Many felt that when Drew Stubbs was acquired in the trade of Shin-Soo Choo that he was destined to be the Tribe’s Opening Day leadoff hitter. It made sense in theory—Stubbs has the kind of speed that can be a real difference maker at the top of a batting order. Much like Kenny Lofton before him, the consensus belief was that Stubbs would wreak havoc on the base paths and make life difficult for the opposition.
And then the Indians surprised everyone by signing the best leadoff hitter available on the open market and quite possibly in the game today in Michael Bourn. The move meant relegating Stubbs to either part time duty off the bench or as a starter in a new position with a decreased level of importance in the lineup. Terry Francona appears to be going for the latter, but just how will the move effect Stubbs’ fantasy value headed into the 2013 season?
Player: Drew Stubbs
Eligible Position(s): Outfield
Average Position Rank: Outfield #71
Projected Draft Position: 19th round or later
Projected Auction Value: $4
Drew Stubbs’ primary talent is running. To be more specific, his talent is running really, really fast. Rumor has it that his first words were, “I WANNA GO FAST!” And boy, did he ever. (Or maybe that was Ricky Bobby. Whatever.)
Over the past three seasons with the Cincinnati Reds, Stubbs has stolen 100 bases, roughly 33.33333 stolen bases on average. In a world that continues to diminish the value of the stolen base, Stubbs is one of the few players (along with Bourn) who can be relied upon to get you them in mass quantities. For his career, Stubbs has an 80% success rate which is respectable but it does mean he’s not a for sure thing when he takes off.
Of course, anyone who has paid attention to Stubbs’ career knows that his primary downfall is the strikeout. Stubbs is a whiff machine who owns the fourth-highest single-season strikeout total in MLB history. As a result, his on base percentage tends to suffer significantly. In 2012, Stubbs struck out 166 times, 10th worst in baseball, and only mustered up an OBP of .277. How many more stolen bases could Stubbs get if he could get on base at even a respectable rate?his career high his 40 for a single season, but he has the potential to be a 50-plus guy. If only he could do a better job of getting on base.
And that’s the thing—strikeouts hurt in the fantasy realm. With a player like Stubbs its almost a guarantee you will be digging yourself out of the strikeout hole. In a head-to-head league this may not be much of a disadvantage since you can focus your attention towards other stats, but in a roto league it can grow frustrating and rob you of valuable points that you may not be in any position to be giving away.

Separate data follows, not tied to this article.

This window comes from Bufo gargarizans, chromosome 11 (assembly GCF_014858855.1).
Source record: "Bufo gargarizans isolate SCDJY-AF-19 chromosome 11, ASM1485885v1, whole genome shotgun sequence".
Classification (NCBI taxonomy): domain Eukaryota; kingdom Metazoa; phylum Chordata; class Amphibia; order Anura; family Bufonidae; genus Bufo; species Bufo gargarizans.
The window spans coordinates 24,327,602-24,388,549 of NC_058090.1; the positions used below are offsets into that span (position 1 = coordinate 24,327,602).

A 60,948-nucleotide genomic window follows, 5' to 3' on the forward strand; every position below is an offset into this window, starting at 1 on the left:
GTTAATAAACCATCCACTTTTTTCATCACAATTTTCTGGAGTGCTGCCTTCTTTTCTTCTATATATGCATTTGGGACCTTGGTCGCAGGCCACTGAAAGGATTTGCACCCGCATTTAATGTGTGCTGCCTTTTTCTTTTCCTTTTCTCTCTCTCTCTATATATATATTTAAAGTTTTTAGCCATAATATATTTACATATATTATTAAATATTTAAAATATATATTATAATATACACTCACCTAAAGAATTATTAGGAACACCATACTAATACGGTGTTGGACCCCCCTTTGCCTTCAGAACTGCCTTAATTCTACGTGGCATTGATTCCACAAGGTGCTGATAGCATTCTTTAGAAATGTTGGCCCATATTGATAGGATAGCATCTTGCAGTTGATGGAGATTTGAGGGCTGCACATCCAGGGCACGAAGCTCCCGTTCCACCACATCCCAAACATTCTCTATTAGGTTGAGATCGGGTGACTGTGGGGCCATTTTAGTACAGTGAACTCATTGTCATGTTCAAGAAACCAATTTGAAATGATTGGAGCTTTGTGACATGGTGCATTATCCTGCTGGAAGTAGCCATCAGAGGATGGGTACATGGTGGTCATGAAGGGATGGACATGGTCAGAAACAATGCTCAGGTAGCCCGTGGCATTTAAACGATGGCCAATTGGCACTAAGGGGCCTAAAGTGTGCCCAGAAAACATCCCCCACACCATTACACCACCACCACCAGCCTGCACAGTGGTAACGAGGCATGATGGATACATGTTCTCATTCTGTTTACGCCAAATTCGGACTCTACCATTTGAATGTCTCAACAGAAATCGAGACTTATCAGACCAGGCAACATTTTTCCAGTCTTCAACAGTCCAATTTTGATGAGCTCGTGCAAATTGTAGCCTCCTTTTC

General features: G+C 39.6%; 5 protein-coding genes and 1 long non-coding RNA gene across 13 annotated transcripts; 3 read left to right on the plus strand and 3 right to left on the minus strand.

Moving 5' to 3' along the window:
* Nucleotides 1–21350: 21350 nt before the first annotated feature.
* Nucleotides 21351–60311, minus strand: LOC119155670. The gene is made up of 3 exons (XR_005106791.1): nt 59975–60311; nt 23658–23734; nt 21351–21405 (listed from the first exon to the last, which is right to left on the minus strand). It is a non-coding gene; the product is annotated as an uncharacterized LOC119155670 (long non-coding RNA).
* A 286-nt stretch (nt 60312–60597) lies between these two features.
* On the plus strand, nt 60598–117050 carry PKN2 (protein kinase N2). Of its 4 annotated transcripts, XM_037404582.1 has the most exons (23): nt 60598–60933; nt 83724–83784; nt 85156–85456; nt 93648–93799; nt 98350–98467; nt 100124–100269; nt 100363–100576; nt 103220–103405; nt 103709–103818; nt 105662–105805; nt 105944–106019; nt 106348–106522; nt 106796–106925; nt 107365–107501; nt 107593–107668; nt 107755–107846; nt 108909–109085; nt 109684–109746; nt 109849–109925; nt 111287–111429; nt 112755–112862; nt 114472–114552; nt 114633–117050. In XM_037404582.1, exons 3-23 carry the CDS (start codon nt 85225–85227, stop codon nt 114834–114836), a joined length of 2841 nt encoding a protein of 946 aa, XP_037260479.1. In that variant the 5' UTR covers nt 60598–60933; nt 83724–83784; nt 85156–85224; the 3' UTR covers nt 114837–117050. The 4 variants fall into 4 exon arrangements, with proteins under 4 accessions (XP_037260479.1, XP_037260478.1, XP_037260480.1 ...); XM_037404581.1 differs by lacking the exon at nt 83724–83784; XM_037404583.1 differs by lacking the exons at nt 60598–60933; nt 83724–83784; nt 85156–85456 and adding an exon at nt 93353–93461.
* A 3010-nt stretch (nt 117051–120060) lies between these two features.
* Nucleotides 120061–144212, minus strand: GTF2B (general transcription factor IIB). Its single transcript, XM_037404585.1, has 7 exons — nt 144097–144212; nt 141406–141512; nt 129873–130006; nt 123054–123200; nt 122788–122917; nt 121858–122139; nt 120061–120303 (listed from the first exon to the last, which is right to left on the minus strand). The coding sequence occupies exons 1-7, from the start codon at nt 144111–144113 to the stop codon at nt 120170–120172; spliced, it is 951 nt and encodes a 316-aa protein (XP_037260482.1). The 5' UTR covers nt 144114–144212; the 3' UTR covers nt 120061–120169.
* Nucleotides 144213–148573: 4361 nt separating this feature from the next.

So what’s a person to do? Should you role the dice with Stubbs and hope for the best or should you avoid him like the black plague? That’s a complicated question. One without a real definitive answer.
The Indians feel as if they can make adjustments to Stubbs’ approach at the plate and limit the amount of times he strikes out. There may actually be something to this though logic. As a team they were one of the hardest to clubs strike out in 2012 so there’s reason to believe them when they say they can plug the holes in Stubbs’ swing. If they’re successful, Stubbs’ value immediately jumps up a notch. His speed combined with his raw power potential makes him a legitimate fantasy option.
Stubbs should also be aided by his role within the lineup. Rather than hitting at the top of the order where he would be expected to get on base and make things happen, Stubbs will more than likely find himself in the bottom third of the order where he will be charged with driving in runs. Hopefully this change alleviates some of the pressure thus allowing Stubbs to reach into some of his untapped potential. Could this result in increased power numbers? It’s definitely possible. It could also help solve his on-base issues and provide him with more opportunities to steal bases.
Of course, there’s no way of knowing if any of this will come to fruition until they start playing games that count. For that reason it’s to imagine a scenario in which a fantasy owner should be investing in Stubbs to be anything other than a backup option. At $4 in a fantasy auction, Stubbs value seems appropriate. In a standard snake draft it seems likely that Stubbs won’t be drafted in most leagues until well into the 19th or 20th rounds, if at all.
Should Stubbs fall into the free agent market be prepared to pick him up if and when he hits a hot streak. For all his faults, Stubbs has shown over the course of his career that when he gets hot he can be one of the most versatile and electrifying players in fantasy baseball. But, once that hot streak turns cold be prepared to cut bait. The frustration of owning Stubbs during a cold streak isn’t worth it.